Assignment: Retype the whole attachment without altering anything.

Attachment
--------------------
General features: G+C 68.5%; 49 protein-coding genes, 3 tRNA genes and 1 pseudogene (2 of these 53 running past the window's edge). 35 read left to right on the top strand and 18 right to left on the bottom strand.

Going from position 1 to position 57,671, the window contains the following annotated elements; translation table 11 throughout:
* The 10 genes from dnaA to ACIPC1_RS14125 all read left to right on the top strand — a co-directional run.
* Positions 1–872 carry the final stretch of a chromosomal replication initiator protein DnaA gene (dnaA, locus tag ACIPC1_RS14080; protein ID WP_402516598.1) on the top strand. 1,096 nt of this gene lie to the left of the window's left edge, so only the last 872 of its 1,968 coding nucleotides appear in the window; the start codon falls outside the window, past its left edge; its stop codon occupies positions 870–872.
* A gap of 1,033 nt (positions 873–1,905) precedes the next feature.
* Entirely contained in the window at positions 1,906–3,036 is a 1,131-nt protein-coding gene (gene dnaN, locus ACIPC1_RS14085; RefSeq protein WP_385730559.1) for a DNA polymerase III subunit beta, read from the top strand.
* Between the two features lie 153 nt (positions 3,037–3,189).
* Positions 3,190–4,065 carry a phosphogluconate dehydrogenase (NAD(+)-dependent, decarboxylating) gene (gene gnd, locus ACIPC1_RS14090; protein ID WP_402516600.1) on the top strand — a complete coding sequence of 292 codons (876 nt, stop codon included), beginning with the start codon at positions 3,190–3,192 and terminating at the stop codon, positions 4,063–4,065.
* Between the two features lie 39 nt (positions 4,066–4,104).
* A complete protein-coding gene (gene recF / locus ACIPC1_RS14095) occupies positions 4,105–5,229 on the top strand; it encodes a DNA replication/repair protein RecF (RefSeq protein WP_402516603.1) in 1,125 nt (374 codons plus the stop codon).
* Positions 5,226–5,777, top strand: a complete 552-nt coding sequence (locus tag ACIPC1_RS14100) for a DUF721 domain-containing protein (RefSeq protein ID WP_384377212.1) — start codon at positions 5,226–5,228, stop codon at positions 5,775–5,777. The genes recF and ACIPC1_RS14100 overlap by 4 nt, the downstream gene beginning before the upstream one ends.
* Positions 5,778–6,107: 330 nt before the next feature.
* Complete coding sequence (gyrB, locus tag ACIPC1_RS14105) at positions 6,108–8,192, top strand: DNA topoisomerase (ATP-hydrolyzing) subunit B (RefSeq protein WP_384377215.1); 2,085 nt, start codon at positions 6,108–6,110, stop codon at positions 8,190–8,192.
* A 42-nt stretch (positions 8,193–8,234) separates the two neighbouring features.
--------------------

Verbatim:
General features: G+C 68.5%; 49 protein-coding genes, 3 tRNA genes and 1 pseudogene (2 of these 53 running past the window's edge). 35 read left to right on the top strand and 18 right to left on the bottom strand.

Going from position 1 to position 57,671, the window contains the following annotated elements; translation table 11 throughout:
* The 10 genes from dnaA to ACIPC1_RS14125 all read left to right on the top strand — a co-directional run.
* Positions 1–872 carry the final stretch of a chromosomal replication initiator protein DnaA gene (dnaA, locus tag ACIPC1_RS14080; protein ID WP_402516598.1) on the top strand. 1,096 nt of this gene lie to the left of the window's left edge, so only the last 872 of its 1,968 coding nucleotides appear in the window; the start codon falls outside the window, past its left edge; its stop codon occupies positions 870–872.
* A gap of 1,033 nt (positions 873–1,905) precedes the next feature.
* Entirely contained in the window at positions 1,906–3,036 is a 1,131-nt protein-coding gene (gene dnaN, locus ACIPC1_RS14085; RefSeq protein WP_385730559.1) for a DNA polymerase III subunit beta, read from the top strand.
* Between the two features lie 153 nt (positions 3,037–3,189).
* Positions 3,190–4,065 carry a phosphogluconate dehydrogenase (NAD(+)-dependent, decarboxylating) gene (gene gnd, locus ACIPC1_RS14090; protein ID WP_402516600.1) on the top strand — a complete coding sequence of 292 codons (876 nt, stop codon included), beginning with the start codon at positions 3,190–3,192 and terminating at the stop codon, positions 4,063–4,065.
* Between the two features lie 39 nt (positions 4,066–4,104).
* A complete protein-coding gene (gene recF / locus ACIPC1_RS14095) occupies positions 4,105–5,229 on the top strand; it encodes a DNA replication/repair protein RecF (RefSeq protein WP_402516603.1) in 1,125 nt (374 codons plus the stop codon).
* Positions 5,226–5,777, top strand: a complete 552-nt coding sequence (locus tag ACIPC1_RS14100) for a DUF721 domain-containing protein (RefSeq protein ID WP_384377212.1) — start codon at positions 5,226–5,228, stop codon at positions 5,775–5,777. The genes recF and ACIPC1_RS14100 overlap by 4 nt, the downstream gene beginning before the upstream one ends.
* Positions 5,778–6,107: 330 nt before the next feature.
* Complete coding sequence (gyrB, locus tag ACIPC1_RS14105) at positions 6,108–8,192, top strand: DNA topoisomerase (ATP-hydrolyzing) subunit B (RefSeq protein WP_384377215.1); 2,085 nt, start codon at positions 6,108–6,110, stop codon at positions 8,190–8,192.
* A 42-nt stretch (positions 8,193–8,234) separates the two neighbouring features.